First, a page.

Jump to content


Member Member
  • Joined:
  • Last Visited:
  • 103


  • 0


  • 2,589


  • 0


  • 0


stephva1008's Latest Activity

  1. stephva1008

    any leadership and management books?

    Crucial conversations.
  2. stephva1008

    Managers? How many hats do you wear?

    I think you do more hands on direct nursing care than most managers. I don't necessarily think that is a bad thing. When talking about your resume, emphasize metrics/outcomes. Maintained operating margin of 8-10%, managed 20 FTE's, Lean Six Sigma PI project saved the unit x number of dollars, Press Ganey scores in top decile for ___# of years, core measures.... With a smaller unit/hospital, you will wear more hats. If you go to a larger hospital, you probably won't be expected to work the floor, most of the managers at my hospital do only in a crisis situation. My duties involve: staffing unit, schedule, maintaining productivity numbers, managing/disciplining staff, recruitment/hiring, service recovery, tracking metrics/core measures, education (we don't have a unit educator either), serving as a magnet team leader, human rights advocate, research council chair, and various other hospital committees. So, just remember to focus on outcomes and numbers if you're working on a resume and emphasize what you've learned and how you've contributed to the bottom line and to quality patient care. You can be a great manager in a small hospital as well as a large one. Keep us posted!
  3. stephva1008

    Manager or CRNA?

    I work probably 50 hours/week when you count in time taking work home. I'm glad I did it, and I have no regrets. But that's me. I will say that, financially, you will have to work your way up to a salary that would compare to CRNA. A few years as unit manager with proven results, then director, VP, etc. This takes awhile in my experience. CRNA school is tough but once you're done, you're done, and you will have any job you want waiting for you with a good salary. It all depends on what you like to do ultimately. Keep us posted.
  4. It's tough to go through for sure. It's better to lay off some people than continue the further downward spiral for sure. What I would look at is your census. Is it bimodal? Can you staff by the census trends? For example, our unit census drops significantly during the summer. When we had to cut FTE's we converted a few staff to 9 month employees who have the summer off. It works great for folks with children home from school and we call less staff off in our low summer census months. Be creative. I would also encourage you to contact other like units that are in your compare group for staffing benchmarks. Call them and see how they staff. I've learned a ton by networking with colleagues from around the state and nation. Good luck - it's not a fun position for sure. Keep us posted!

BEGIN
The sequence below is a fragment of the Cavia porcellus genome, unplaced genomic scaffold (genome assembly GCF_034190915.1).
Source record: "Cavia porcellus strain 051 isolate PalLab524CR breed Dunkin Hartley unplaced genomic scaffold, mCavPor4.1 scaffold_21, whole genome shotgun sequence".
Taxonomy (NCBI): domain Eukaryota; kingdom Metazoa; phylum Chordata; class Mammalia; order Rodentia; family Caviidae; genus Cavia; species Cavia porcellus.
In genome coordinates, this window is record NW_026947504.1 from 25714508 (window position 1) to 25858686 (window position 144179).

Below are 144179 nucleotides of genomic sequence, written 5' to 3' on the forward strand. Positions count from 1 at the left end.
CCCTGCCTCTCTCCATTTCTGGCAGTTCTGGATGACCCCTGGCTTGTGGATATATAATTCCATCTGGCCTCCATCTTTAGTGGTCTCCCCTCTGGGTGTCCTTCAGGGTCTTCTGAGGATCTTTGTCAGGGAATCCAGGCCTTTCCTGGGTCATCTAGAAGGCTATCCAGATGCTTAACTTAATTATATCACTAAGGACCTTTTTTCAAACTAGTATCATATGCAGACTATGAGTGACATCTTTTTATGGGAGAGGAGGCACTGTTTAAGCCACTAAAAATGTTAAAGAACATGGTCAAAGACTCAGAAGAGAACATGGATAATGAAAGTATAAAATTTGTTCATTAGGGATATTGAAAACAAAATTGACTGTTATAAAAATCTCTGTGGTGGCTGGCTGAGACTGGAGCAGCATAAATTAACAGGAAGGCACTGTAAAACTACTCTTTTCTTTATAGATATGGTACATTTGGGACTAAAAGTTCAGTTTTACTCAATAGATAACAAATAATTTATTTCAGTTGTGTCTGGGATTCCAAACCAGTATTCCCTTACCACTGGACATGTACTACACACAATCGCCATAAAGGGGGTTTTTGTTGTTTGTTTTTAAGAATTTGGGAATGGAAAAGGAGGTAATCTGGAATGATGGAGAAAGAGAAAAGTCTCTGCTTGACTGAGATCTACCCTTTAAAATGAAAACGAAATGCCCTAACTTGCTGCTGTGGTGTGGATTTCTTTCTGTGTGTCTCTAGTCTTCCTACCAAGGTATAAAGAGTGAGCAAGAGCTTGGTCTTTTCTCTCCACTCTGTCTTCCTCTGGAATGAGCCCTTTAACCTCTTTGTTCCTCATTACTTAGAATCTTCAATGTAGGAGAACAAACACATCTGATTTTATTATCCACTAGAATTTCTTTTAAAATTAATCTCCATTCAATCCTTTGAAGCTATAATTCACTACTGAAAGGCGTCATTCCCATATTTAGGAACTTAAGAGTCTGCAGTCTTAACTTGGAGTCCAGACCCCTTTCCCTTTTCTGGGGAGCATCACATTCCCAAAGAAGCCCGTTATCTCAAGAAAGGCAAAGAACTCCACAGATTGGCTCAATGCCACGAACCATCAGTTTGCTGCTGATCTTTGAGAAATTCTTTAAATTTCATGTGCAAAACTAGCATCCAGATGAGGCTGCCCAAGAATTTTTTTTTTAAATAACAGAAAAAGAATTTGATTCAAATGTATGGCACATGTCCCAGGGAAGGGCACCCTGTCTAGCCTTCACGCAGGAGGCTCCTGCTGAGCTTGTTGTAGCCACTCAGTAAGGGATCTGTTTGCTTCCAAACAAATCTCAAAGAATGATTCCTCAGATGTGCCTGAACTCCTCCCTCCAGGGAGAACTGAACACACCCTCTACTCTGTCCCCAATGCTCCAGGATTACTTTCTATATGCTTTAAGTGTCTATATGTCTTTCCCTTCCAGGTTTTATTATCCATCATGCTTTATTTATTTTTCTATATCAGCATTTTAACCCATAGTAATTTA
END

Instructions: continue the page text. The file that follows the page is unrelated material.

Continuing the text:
5. stephva1008

    First time being Interviewed for DON position

    They may ask you about managing FTE's...do you send folks home when you're overstaffed? Talk about a time where you had to discipline a subordinate. Licensing issues...what did you learn going through the last JCAHO inspection or CMS or whatever....How do you manage risk, how do you track quality indicators and who you benchmark against? Why do you think you are qualified to be a DON?
  6. stephva1008

    Fastest Way Up the Ladder

    I wouldn't say any track is detrimental to moving up the ladder. Even OB isn't just OB. It's L&D, postpartum, newborn nursery and, in some hospitals, women and children are under the same director. To move up the ladder you need to have outcomes. To start your management journey, sign up to be a shift manager or house supervisor after hours, then a unit manager, then director, then CNO. But you need to have outcomes and make your productivity and budget targets from a UM on up. Then there are other nonclinical departments like performance improvement, risk management, etc. I wouldn't imagine a CNO coming from a nonclinical area. A CNO needs to understand the average staff nurse and unit's struggles. But I'm sure it's been done before, lol. Welcome to the journey!
  7. stephva1008

    Is management for me?